To the delight of folks who wear suits, jackets, or uniforms every day, LG is unveiling a new steam closet that promises to sterilize and rejuvenate garments while removing wrinkles.
The LG Styler is set to debut at the 2015 International CES. It does not use chemical detergents, and instead relies on steam to deodorize fabrics (two different "aroma sheets" are also available). The hangers themselves also move and gently shake the wrinkles from steamed garments.
This is actually the second-generation version of the Styler—the first one never sold in the U.S., but this one will. It's equipped with an Easy Pants Crease Care feature, capable of refreshing and creasing a pair of dress pants in just thirty minutes.
This model also has a built-in heat pump—a device that removes moisture but recycles warm air—which LG says prevents your clothes from shrinking while they dry.
LG's new model is more compact at just 30 percent the size of the original, with the capacity to hold four articles at once. It features rounded edges, a glass door, and aluminum handles intended to match any interior decor.
Like other high-end LG laundry products, the Styler features Smart Diagnosis and NFC tagging. Smart Diagnosis alerts the user via smartphone when the appliance needs maintenance, and NFC lets users to download additional cycles to their smartphones, which may then be uploaded to their Styler with a tap of the smartphone to the appliance.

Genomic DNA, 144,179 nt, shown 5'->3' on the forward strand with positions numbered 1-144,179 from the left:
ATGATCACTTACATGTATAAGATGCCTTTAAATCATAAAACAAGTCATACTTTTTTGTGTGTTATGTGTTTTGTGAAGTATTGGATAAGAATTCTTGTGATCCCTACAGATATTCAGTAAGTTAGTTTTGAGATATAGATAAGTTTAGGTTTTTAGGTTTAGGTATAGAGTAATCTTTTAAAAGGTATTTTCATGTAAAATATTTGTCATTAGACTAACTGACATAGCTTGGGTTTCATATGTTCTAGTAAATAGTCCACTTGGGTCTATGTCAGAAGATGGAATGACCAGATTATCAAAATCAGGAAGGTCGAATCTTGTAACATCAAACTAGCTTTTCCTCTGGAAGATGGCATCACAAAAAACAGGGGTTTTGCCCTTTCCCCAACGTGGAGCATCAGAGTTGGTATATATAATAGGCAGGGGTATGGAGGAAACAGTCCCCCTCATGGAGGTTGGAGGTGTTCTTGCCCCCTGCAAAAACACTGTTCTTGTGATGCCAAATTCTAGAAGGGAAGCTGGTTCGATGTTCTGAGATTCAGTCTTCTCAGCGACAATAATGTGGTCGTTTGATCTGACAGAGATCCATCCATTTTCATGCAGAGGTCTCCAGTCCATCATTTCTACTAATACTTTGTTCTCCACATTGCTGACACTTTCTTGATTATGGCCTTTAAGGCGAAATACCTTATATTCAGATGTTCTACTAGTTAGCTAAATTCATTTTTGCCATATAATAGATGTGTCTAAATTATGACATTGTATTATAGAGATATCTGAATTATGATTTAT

LG claims that the Styler can use steam to sterilize clothes, and can also eliminate approximately 92% of perchloroethylene—the main chemical left on clothes after dry cleaning and a probable carcinogen.
The Styler is sure to draw comparisons with Swash, a clothing refresher by Whirlpool that uses Keurig-like detergent pods to rejuvenate garments, but the two devices are actually quite different. Swash takes only 10 minutes to refresh an item, but doesn't claim to sterilize clothes, doesn't steam clothes, and can't re-crease pants. LG's Styler takes longer, and we can't imagine it will be less expensive than Swash.
We think the biggest market for both of these products is in hotels, where business travelers frequently rely on subpar irons and long, steamy showers to take the wrinkles out of clothes. That's why we wouldn't be surprised to see folks from Hilton, Marriott, Sheraton, and Holiday Inn taking an interest in this new category of clothing care.